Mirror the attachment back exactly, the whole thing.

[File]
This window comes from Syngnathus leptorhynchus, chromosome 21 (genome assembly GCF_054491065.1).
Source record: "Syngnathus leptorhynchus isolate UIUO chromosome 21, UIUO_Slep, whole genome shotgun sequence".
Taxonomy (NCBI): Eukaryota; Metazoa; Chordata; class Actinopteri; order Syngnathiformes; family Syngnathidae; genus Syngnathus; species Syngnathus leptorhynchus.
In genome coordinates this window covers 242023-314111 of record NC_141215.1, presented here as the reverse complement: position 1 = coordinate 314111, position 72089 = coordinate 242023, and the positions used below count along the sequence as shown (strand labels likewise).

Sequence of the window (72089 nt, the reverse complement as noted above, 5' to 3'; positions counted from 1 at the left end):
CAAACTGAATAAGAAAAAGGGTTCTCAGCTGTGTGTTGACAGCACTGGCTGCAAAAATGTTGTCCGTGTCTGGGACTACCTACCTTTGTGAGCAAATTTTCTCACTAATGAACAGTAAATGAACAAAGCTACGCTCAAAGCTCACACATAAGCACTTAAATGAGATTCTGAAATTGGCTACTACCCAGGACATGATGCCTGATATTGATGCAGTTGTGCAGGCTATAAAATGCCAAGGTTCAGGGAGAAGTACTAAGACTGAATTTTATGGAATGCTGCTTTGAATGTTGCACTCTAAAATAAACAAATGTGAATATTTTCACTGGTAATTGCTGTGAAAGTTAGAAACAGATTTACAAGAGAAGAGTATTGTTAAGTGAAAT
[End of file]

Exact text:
This window comes from Syngnathus leptorhynchus, chromosome 21 (genome assembly GCF_054491065.1).
Source record: "Syngnathus leptorhynchus isolate UIUO chromosome 21, UIUO_Slep, whole genome shotgun sequence".
Taxonomy (NCBI): Eukaryota; Metazoa; Chordata; class Actinopteri; order Syngnathiformes; family Syngnathidae; genus Syngnathus; species Syngnathus leptorhynchus.
In genome coordinates this window covers 242023-314111 of record NC_141215.1, presented here as the reverse complement: position 1 = coordinate 314111, position 72089 = coordinate 242023, and the positions used below count along the sequence as shown (strand labels likewise).

Sequence of the window (72089 nt, the reverse complement as noted above, 5' to 3'; positions counted from 1 at the left end):
CAAACTGAATAAGAAAAAGGGTTCTCAGCTGTGTGTTGACAGCACTGGCTGCAAAAATGTTGTCCGTGTCTGGGACTACCTACCTTTGTGAGCAAATTTTCTCACTAATGAACAGTAAATGAACAAAGCTACGCTCAAAGCTCACACATAAGCACTTAAATGAGATTCTGAAATTGGCTACTACCCAGGACATGATGCCTGATATTGATGCAGTTGTGCAGGCTATAAAATGCCAAGGTTCAGGGAGAAGTACTAAGACTGAATTTTATGGAATGCTGCTTTGAATGTTGCACTCTAAAATAAACAAATGTGAATATTTTCACTGGTAATTGCTGTGAAAGTTAGAAACAGATTTACAAGAGAAGAGTATTGTTAAGTGAAAT